(2017, 140 min)
Director: Robin Campillo
Studio: Passion River
Language: French w/subtitles
In Paris in the early 1990s, a group of activists goes to battle for those stricken with HIV/AIDS, taking on sluggish government agencies and major pharmaceutical companies in bold, invasive actions. The organization is ACT UP, and its members, many of them gay and HIV-positive, embrace their mission with a literal life-or-death urgency. Amid rallies, protests, fierce debates and ecstatic dance parties, the newcomer Nathan falls in love with Sean, the group's radical firebrand, and their passion sparks against the shadow of mortality as the activists fight for a breakthrough.
BPM (Beats Per Minute) is one of the most acclaimed gay films of the year. The film won the coveted Queer Palm award at the Cannes Film Festival.
As a remounting of Tony Kushner’s landmark opus Angels in America plays to raves in London, another loquacious, invigorating drama about the AIDS crisis is premiering at the Cannes Film Festival. Writer-director Robin Campillo’s deeply effective 120 Beats Per Minute is half sober and surveying docudrama, half wrenching personal illness narrative. Those two genres are fused together with an arresting artfulness, woozy and dreamy interludes mixing with the talky technical stuff to create a film that is broadly enlightening and piercingly intimate. It’s no wonder many are putting the film on the short list for the Palme d’Or.
Regardless of whether the film wins awards, it’s a vital contribution to queer and political cinema, a testament to crusaders of recent history whose nobility does not preclude their complicated and individual humanity. Campillo—whose last directorial effort, 2013’s alluring and mysterious Eastern Boys, is well worth watching—depicts a panorama of Parisians, many of them HIV-positive, as they strategize and bicker at ACT UP meetings, and as they dance and hook up and live lives as fully as their bodies will allow. The film’s approach to sex is admirably frank and even-handed, allowing for all its beauty and danger, its capacity for release, for connection, even for protest. One long, hushed bedroom scene in particular is downright stunning, a potent reminder of how rare it is to see this kind of physical and emotional exchange between gay people rendered so richly, so viscerally on film.
The organizing scenes are perhaps less enveloping, but they still hum with an urgent energy. Campillo is unafraid to show schisms and infighting, rashness and stubbornness. Many of the men and women involved in the cause were dying as they demonstrated and campaigned, and Campillo expertly illustrates how their idealism warred, or commingled, with a kind of pragmatic fatalism. It’s both devastating and heartening to watch, these horrifyingly young people bravely confronting vast and seemingly unmovable systems—government, pharmaceutical companies, etc.—while attending to their own fears, their own fragile mortality.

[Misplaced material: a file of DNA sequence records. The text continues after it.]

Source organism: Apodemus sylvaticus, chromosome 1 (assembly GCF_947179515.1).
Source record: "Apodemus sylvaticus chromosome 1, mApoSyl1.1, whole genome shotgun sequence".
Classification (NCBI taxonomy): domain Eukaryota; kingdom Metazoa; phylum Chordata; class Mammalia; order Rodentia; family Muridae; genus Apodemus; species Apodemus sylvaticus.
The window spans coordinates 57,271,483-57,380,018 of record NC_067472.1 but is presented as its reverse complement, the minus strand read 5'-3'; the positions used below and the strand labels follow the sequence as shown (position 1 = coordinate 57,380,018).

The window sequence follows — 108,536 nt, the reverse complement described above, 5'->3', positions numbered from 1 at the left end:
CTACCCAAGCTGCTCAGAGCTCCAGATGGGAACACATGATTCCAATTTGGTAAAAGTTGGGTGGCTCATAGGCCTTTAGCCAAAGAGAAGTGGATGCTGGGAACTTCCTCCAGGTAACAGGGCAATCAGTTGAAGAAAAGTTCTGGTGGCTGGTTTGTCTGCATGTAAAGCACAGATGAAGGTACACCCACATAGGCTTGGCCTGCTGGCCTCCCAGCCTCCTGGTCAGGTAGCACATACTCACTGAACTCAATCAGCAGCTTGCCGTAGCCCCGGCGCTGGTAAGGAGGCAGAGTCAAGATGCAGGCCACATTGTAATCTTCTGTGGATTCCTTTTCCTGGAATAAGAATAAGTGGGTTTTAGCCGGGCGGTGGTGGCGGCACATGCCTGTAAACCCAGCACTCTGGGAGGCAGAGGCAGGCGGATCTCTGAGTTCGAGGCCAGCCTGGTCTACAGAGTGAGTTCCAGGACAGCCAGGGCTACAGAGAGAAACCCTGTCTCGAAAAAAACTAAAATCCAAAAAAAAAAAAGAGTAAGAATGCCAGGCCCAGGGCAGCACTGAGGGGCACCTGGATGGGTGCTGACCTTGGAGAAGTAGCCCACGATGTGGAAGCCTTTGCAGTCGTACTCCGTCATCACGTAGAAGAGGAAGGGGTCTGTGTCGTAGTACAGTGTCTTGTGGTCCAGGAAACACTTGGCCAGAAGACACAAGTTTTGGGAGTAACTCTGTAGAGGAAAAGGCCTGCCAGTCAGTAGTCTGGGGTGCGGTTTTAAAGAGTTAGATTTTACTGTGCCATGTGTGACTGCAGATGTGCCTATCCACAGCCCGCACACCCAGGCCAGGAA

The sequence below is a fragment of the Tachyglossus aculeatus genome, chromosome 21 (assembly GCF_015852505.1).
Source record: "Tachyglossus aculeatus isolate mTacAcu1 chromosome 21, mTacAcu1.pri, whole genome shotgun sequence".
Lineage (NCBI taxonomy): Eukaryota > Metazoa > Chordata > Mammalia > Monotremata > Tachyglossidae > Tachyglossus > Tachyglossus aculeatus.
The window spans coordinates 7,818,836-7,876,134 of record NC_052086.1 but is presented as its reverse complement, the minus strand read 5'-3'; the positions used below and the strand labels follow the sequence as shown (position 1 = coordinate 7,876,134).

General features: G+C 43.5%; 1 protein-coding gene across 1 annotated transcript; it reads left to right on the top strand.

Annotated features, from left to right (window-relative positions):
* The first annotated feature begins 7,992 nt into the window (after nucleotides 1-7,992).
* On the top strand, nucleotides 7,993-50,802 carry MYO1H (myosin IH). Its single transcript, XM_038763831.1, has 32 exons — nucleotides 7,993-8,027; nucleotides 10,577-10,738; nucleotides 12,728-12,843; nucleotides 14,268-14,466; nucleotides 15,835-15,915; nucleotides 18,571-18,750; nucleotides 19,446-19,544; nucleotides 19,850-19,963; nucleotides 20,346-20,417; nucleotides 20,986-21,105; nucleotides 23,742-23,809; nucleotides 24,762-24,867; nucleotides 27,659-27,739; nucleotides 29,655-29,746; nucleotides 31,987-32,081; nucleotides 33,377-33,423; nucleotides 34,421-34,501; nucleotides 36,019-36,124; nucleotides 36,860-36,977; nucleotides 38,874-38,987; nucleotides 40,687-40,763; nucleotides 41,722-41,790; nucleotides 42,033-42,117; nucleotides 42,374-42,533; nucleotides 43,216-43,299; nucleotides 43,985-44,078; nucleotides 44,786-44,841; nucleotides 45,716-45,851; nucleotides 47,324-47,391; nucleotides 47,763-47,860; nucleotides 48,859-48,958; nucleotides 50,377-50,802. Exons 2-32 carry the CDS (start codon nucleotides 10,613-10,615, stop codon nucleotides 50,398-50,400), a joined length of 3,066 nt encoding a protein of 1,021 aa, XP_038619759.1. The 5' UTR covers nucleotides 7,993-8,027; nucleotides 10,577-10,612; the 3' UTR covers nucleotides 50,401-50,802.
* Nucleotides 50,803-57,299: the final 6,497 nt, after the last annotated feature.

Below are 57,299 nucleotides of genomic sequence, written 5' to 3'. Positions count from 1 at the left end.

While we’ve seen this history reenacted before, most similarly in Larry Kramer’s seismic, furious jeremiad The Normal Heart, watching 120 Beats Per Minute never felt repetitive or redundant. Perhaps partly because I’d never seen the story told from the French perspective before, but mostly because Campillo and his fine company of actors imbue this history with such vivid immediacy.
The standout among the cast is the magnetic Nahuel Pérez Biscayart, who plays a brash, fiery activist named Sean with breathtaking conviction and clarity. As Sean’s illness gradually catches up to him, Biscayart maneuvers vast emotional terrain without losing sight of the person navigating it all. He doesn’t grandstand or awards-clip emote. He instead fits beautifully into the textured restraint of Campillo’s film, especially in one tender and bittersweet scene in which Sean and his lover, Nathan, accept the inevitable while also defying it. (The scene is another instance of Campillo addressing sex in truthful, humane ways.)
Nathan is played by Arnaud Valois, a hunky young actor who proves a persuasive, sensitive performer. He’s like a French Russell Tovey (currently starring in Angels in America in the West End), lantern-jawed and looming, but capable of striking vulnerability. Burgeoning actress Adèle Haenel—who was the lead in last year’s Cannes entry The Unknown Girl, from the Dardenne brothers—gives a centered, intelligent performance as fellow ACT UP member Sophie, while newcomer Antoine Reinartz perfectly calibrates the nerdy and needy sides of group leader Thibault. The whole cast is great, really, natural and vibrant and fluidly in step with one another. Biscayart, given the juiciest role, is just the knockout highlight, and I hope the Cannes jurors will keep him in mind when considering the best-actor prize.
And I hope this movie will be given the distribution and marketing it deserves, as the traumas of the 1980s and 90s fade in the rearview—even while AIDS rates are troublingly on the rise again. The film’s political and moral weight should not overshadow the artistry of its design, though, nor the quiet profundity of its unreserved and admirable approach to gay intimacy. Campillo has given his movie the breath of true life. It grieves and triumphs and haunts with abounding grace and understanding, its heartbeat thumping with genuine, undeniable resonance.
-- Review by Richard Lawson, Vanity Fair (vanityfair.com)